Tuesday, August 30, 2016

Wabi Sabi (and the Manure of Experience)



In a few weeks I’ll be giving a sermon at my local Unitarian Universalist Church called “Wabi Sabi  Universalism and the Beauty of Brokenness.”  A lot of it is based on a book called Wabi Sabi by Agneta Winqvist, along with general ideas I’ve been learning from the works of Pema Chodron on the subject of Buddhism and the nature of suffering.  These are the books that are on my mind these days.

Wabi Sabi is a distinctly Japanese idea of beauty based on three principles:
         Nothing is perfect
2     Nothing Lasts Forever
3     Nothing is ever finished.

These are three principles we as writers know all to well, when we look back at our work with a sigh.  We might have a moment in the sun or too, but it doesn’t last.  But this impermance is also our blessing, because it means no feeling is final.  Joy is something we have for a little while, but no matter how much we want it to last, it will pass away.  Suffering a fact fo life that will come to us, sorrow or grief, but these feelings also are impermanent.  We can’t avoid them.  But what do we do with them?

Experiencing joy doesn’t seem to require anything creativiely from us.  You just enjoy what’s in front of it while you have it.  Suffering is different.  In the Wabi Sabi notion of life, it is suffering in way that counts more, because when we suffer we experience our humanity and vulnerability most vividly.  No one tries to avoid joy, but we try to avoid suffering and hardship if we can, we want to protect that tender inmost part of ourselves from pain if we can.

There is a great deal of suffering in nature.  As Tennyson said “nature is red in tooth and claw”.  Charles Darwin’s faith in a loving god was deeply shaken when he saw the horrors imposed on caterpillars by parasitic wasps.  Ideas of good and evil, right and wrong are distinctly human qualities.  These ideas don’t exist in nature as we find it.  What we find is an element of chaos and randomness in existence that nature incorporates into the creative process, which is also what a good artist does.  The philosophy in Agneta Winqvist's and Pema Chodron’s books is to gradually over time discipline ourselves not to avoid suffering or the feelings that suffering creates but to use them as an aspirational  platform to develop compassion and connection.

These concepts make me rethink my ideas of what it means to seek a relationship with God, or for theists who imagine God as a God of love, but see the world as wicked and doomed to a cleansing apocalypse.  What is Heaven?  Heaven can’t be that place in which there is only one side of experience, which is eternal bliss.  There can be no depth of soul in that place.  Heaven in the end must be that place where we love what there is to love about someone or something, where we don’t fear what we see coming towards us, and where we honor God by loving what God has made in the way that it has been made, including ultimately ourselves.

6 comments:

  1. A good friend of mine collects ancient Japanese pottery. He explained to me the aesthetic of the imperfect, where a sag in the firing or incomplete glaze is what separates the ordinary from the unique. If we could only extrapolate that to our assessments of humankind.

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  2. In hobbies like coin or stamp collecting, imperfection in the printing or imprinting (like the upside-down airplane on a famous stamp) do make things more valuable as long as they're rare. But the value isn't a an aesthetic one. I saw a documentary long ago about an elderly Japanese potter recognized as a national treasure, and the subject of Wabi Sabi was illustrated by his broken pots mended with seams of gold, which did make them more beautiful on multiple levels. I'd like to think that the scars experience brings as we age are made of gold, too.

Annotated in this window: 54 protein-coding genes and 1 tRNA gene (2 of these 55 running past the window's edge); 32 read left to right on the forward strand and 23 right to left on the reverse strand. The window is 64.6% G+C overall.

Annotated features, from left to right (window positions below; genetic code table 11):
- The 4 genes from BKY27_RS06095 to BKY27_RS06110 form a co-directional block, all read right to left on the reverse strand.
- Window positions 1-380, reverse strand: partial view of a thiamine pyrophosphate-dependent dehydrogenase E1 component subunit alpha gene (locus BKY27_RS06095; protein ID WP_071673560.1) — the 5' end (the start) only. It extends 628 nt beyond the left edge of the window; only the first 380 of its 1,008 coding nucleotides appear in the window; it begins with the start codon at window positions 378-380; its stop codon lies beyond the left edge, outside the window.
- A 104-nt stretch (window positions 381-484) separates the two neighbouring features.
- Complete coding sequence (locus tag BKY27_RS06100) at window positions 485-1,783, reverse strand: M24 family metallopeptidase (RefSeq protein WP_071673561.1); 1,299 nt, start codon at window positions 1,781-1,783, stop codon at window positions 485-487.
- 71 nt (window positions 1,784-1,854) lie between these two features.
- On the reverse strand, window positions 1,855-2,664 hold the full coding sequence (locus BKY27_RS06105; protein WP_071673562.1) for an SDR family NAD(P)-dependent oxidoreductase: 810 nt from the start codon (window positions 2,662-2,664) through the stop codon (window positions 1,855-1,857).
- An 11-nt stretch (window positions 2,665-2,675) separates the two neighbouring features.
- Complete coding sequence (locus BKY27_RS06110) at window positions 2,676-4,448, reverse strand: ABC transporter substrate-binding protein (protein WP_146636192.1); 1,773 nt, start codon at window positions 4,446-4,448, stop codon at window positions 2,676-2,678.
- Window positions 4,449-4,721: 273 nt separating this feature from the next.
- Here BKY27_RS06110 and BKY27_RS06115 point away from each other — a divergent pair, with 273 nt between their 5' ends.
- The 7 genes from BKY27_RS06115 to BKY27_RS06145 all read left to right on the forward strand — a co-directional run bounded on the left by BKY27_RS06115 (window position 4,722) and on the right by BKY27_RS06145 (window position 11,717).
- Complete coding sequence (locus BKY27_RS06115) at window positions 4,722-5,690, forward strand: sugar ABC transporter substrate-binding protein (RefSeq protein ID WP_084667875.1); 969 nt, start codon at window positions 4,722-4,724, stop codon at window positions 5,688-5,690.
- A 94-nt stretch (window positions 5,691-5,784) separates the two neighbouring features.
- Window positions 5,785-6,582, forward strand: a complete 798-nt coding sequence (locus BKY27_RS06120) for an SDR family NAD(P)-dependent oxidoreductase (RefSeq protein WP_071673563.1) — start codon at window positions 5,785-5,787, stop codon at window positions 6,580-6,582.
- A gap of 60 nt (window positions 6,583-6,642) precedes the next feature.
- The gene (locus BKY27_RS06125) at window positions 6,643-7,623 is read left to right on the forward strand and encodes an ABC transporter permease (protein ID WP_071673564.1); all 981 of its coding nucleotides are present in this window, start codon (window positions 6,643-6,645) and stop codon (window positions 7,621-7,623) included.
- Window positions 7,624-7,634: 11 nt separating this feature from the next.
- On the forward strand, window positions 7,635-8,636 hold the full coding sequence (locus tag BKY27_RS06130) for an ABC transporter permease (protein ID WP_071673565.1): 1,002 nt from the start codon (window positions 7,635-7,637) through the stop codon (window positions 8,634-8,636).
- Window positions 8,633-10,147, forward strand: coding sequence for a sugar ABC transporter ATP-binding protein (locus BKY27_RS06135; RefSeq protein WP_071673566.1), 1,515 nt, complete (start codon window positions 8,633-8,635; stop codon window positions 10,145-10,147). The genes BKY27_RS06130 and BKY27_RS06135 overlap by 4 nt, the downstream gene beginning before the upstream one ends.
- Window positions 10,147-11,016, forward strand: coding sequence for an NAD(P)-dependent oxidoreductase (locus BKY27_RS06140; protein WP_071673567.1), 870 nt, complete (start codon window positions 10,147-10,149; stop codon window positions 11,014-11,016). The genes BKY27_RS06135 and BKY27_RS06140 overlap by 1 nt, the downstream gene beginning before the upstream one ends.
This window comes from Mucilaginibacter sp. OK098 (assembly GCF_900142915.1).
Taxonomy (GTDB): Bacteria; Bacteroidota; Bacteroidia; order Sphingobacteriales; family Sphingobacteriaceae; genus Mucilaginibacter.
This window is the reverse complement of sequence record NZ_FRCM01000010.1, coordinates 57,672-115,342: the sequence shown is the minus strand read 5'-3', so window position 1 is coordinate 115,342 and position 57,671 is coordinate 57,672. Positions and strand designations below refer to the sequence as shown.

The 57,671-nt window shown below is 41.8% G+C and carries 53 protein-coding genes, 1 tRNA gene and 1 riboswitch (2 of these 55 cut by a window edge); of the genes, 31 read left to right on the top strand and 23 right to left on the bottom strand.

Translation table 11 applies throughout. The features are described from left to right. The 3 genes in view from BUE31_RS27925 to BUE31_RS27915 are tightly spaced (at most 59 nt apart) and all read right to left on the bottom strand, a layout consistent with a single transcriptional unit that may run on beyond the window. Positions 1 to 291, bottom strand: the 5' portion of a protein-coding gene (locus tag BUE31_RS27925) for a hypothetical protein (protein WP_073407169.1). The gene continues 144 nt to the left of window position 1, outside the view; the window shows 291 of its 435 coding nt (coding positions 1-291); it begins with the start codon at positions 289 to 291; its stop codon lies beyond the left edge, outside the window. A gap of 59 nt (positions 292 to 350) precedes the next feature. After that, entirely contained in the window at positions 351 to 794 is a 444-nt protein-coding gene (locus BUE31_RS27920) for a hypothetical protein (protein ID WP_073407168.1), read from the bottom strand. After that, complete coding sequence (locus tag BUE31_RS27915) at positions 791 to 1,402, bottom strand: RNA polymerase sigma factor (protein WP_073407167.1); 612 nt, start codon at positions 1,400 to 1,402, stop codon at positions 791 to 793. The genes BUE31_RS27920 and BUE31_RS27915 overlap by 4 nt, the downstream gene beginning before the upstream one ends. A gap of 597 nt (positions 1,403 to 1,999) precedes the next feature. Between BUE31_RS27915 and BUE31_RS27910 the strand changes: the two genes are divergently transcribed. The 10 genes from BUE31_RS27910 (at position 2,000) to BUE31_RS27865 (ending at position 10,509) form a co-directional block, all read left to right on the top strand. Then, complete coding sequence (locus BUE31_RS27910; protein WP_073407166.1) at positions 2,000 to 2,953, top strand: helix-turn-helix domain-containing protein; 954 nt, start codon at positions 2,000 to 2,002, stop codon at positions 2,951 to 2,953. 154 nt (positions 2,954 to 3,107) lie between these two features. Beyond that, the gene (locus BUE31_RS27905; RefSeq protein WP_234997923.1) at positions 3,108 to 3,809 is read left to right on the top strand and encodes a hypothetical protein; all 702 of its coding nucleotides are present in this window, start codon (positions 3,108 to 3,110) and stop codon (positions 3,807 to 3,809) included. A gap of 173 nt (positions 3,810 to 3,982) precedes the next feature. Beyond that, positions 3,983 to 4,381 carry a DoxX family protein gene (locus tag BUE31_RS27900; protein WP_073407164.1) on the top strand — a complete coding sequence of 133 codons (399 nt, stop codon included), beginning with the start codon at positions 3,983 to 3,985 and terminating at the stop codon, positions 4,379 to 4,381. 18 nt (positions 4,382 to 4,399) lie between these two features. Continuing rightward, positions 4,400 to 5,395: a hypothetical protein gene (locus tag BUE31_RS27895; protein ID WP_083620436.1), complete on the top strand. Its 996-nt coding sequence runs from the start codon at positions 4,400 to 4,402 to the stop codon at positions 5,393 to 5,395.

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    1. There is a phenomenon antiques dealers depend on. The idea of time as the second artist.

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  3. Wabi Sabi sounds like a useful philosophy, and very non-Western.

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  4. I could push Wabi Sabi a bit, rephrasing as follows:

    Nothing lasts forever
    Nothing is ever finished.
    Everything is perfect.

    When I add that final twist, it better captures how I see the cosmos. Infinitely creative, constantly changing, and each moment holding beauty, if you can still yourself enough to find it. Yes, even the moments of suffering or violence have a pure core of -- I'm not sure how to put it, maybe insight?

    I wish I could hear one of your sermons.

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  5. Wow, I love that Tennyson quote. That's really lovely.

    I have questions about some of the joy/sorrow stuff, though. You wrote, "Experiencing joy doesn’t seem to require anything creatively from us," but I wonder about that. Letting myself feel joy despite fear of its impermanence has always been quite difficult for me. I tend to downplay good feelings in a misguided effort to protect myself from their loss.

    I think the stuff being said about sorrow is interesting, but I notice all the time how reluctant people are to really admit to and embrace joy and happiness. It seems like there's a bit of an association with simplemindedness, or that it suggests you're not busy enough or working hard enough. Something like that.

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